This course will explore developments and critical issues from the field of victimology. The construction of the “victim” will be discussed by tracing the evolution of this designation through the development of the formalized justice system through to current debates. Topics such as the multidimensional impacts of crime and other social harm, the needs of victims, the evolution of victim’s rights, and trends in responses and legislation with respect to victims will be covered. Special attention will be paid to the human dimensions of victimization and the importance of considering the needs of those harmed in justice responses.
- What is the history of victimology and the victim’s rights movement in Canada? This introductory section will provide an overview of the field, empirical research, historical developments in mindset and policy, and current issues.
- What do we mean by “victim”? This section will discuss the evolution of the term “victim” and how it has been constructed over time. The issue of stereotyping victims and who is excluded from this designation will be critically explored. Also, this section will cover research on victim characteristics and prevalence in Canada.
- What are the impacts of crime and other social harms? The complex dimensions and various impacts of crime and social harm will be discussed including financial and other related costs to individuals and communities. Particular attention will be paid to the unique dynamics of sexual assault and intimate partner and family violence.
- What do victims need? This section will discuss elements of victim needs including safety, information, justice, support, access, and voice and how these have and have not been met by current justice responses.
- Responses to Victims – The developments of various responses to victims will be discussed through a review of research, policy, and legislation. Topics will include the role victims play in the criminal justice process and responses such as restitution, federal victims services (Correctional Service Canada, Parole Board of Canada, Policy Centre for Victim Issues, National Office for Victims), provincial victims services (police and community based victims services, compensation, legal aid, ombudsperson, crime victim assistance program), and balancing the rights of victims and offenders.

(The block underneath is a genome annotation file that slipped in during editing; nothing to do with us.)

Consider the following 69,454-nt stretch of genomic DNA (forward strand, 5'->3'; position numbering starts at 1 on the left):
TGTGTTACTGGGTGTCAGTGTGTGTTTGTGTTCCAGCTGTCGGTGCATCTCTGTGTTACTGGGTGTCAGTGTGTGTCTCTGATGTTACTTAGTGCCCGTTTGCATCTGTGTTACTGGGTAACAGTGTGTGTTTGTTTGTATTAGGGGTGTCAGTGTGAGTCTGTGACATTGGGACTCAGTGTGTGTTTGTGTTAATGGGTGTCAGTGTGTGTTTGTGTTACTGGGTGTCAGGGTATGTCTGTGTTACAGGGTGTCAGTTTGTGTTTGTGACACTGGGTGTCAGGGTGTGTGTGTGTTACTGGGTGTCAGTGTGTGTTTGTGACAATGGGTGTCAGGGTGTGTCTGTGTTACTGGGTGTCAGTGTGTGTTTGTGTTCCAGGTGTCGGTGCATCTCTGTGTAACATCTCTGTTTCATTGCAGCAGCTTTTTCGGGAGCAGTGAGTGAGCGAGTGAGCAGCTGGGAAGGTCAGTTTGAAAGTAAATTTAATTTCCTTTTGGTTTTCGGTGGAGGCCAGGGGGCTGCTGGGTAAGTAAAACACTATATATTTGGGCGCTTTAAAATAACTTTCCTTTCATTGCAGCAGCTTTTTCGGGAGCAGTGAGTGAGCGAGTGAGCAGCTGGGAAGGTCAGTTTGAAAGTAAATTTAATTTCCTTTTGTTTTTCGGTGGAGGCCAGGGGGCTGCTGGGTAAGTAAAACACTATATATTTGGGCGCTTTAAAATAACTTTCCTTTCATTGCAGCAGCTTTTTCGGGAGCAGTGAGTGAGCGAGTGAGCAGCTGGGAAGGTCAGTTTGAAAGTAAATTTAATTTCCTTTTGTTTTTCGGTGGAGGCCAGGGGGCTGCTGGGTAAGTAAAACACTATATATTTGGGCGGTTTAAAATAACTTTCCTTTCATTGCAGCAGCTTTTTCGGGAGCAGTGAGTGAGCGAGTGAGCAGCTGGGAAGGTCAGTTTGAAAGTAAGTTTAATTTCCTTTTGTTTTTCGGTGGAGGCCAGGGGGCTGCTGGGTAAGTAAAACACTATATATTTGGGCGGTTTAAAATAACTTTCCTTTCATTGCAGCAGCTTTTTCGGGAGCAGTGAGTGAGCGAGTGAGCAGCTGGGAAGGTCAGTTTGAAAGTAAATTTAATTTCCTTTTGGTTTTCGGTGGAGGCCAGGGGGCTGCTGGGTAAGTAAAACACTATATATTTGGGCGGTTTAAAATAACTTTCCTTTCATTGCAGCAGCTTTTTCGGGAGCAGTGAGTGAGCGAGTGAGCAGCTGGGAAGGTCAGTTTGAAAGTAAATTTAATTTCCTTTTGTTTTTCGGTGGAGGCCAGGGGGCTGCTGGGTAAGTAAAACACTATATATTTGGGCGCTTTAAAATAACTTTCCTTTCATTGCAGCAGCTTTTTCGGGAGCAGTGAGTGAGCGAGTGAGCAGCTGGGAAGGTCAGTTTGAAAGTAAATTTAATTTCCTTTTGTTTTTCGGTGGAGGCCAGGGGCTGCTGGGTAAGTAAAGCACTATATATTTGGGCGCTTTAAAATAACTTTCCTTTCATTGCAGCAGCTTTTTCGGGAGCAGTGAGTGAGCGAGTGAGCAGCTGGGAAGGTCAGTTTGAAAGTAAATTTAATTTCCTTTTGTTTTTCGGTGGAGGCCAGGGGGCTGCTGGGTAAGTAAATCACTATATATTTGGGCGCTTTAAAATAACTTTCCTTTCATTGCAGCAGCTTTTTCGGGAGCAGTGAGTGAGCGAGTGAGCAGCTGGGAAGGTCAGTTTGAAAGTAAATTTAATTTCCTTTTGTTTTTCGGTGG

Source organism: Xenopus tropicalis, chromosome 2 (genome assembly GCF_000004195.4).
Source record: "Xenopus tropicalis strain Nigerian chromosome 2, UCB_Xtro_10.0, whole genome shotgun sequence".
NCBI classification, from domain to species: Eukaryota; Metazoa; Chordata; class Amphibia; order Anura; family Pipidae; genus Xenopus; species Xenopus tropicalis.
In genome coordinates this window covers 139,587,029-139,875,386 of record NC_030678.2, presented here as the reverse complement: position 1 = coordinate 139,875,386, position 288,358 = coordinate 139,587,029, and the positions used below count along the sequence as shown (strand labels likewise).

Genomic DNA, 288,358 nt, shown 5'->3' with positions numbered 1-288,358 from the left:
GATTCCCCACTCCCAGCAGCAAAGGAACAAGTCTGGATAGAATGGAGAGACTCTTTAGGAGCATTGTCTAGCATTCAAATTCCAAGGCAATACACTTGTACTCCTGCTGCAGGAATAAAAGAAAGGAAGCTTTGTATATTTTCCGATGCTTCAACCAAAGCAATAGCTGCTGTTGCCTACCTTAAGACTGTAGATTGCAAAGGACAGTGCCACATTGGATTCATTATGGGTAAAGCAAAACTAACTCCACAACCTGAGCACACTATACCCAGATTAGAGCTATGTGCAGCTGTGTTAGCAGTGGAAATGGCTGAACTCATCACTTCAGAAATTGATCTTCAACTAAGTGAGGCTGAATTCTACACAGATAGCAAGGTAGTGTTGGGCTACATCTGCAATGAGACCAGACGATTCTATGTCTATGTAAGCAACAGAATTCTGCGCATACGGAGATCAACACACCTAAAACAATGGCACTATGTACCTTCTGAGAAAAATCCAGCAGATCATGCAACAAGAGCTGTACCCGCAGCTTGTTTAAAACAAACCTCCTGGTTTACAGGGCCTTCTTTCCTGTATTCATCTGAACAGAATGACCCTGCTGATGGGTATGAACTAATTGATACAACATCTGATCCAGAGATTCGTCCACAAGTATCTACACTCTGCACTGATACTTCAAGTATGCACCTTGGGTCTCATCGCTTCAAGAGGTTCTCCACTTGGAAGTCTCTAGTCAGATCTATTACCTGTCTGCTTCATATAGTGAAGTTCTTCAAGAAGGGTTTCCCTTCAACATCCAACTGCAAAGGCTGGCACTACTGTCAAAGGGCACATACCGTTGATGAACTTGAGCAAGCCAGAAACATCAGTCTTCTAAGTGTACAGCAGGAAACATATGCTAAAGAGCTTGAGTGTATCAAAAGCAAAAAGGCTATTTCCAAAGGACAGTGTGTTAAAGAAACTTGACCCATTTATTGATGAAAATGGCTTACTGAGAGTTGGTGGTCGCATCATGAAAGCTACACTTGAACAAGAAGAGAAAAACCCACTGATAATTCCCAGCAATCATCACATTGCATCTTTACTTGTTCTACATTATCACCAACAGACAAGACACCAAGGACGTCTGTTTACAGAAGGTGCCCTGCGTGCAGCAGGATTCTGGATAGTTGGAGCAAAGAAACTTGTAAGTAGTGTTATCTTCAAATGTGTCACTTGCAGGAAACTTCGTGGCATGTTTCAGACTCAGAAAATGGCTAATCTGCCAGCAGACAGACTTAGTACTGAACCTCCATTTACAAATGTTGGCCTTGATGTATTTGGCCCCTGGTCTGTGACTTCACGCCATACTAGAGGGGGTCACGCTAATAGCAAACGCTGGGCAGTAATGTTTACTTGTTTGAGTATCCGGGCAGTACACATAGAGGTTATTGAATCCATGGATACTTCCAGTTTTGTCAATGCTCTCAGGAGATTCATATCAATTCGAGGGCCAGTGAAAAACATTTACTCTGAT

- Where is there promise? This section will discuss theoretical and practical alternatives where victims needs are held central (i.e. parallel justice, healing justice, restorative justice, crime prevention and community development).
Methods of Instruction
The course will employ a variety of instructional methods to accomplish its objectives, including:
- guest speakers and storytelling
- experiential learning activities
- a high degree of class participation.
Means of Assessment
The evaluation will be based on the course objectives and in accordance with Douglas College policy. The instructor will provide specific evaluation requirements to the student at the beginning of the semester. Students may be required to complete in-class examinations, student presentations, essays, term papers, journal entries and comprehensive final examinations. Part of each class will be conducted in a workshop or experiential learning format requiring participation.
An example of one possible evaluation scheme would be:
|Participation & attendance
At the conclusion of the course the successful student will be able to:
- Discuss the evolution of the victims rights movements and where the gaps exist today
- Demonstrate familiarity with the principles and impact of the Canadian Statement of Basic Principles of Justice for Victims of Crime, BC Victims of Crime Act (1996), and the relevant sections of the Criminal Code, Corrections and Conditional Release Act, and Youth Criminal Justice Act
- Discuss the label of “victim” from a critical perspective and how it has evolved
- Demonstrate in-depth understanding of the physical, emotional, spiritual, financial, mental and relational aspects of harm and victimization
- Describe the central needs of victims including the importance of information, safety, and support
- Discuss the role of the victim through various stages of the criminal justice system from the criminal event to parole
- Explain how the current criminal justice system addresses (or fails to address) the needs of victims
- Explain the victim-offender relationship and the subjectivity of the victim experience
- Discuss the cycle of victimization – the link between victimization and subsequent offending
- Examine contemporary trends and issues in victimology
- Articulate the various programs and services available to victims of crime in the province of BC
Course Guidelines for previous years are viewable by selecting the version desired. If you took this course and do not see a listing for the starting semester/year of the course, consider the previous version as the applicable version.
Below shows how this course and its credits transfer within the BC transfer system.
A course is considered university-transferable (UT) if it transfers to at least one of the five research universities in British Columbia: University of British Columbia; University of British Columbia-Okanagan; Simon Fraser University; University of Victoria; and the University of Northern British Columbia.
For more information on transfer visit the BC Transfer Guide and BCCAT websites.
If your course prerequisites indicate that you need an assessment, please see our Assessment page for more information.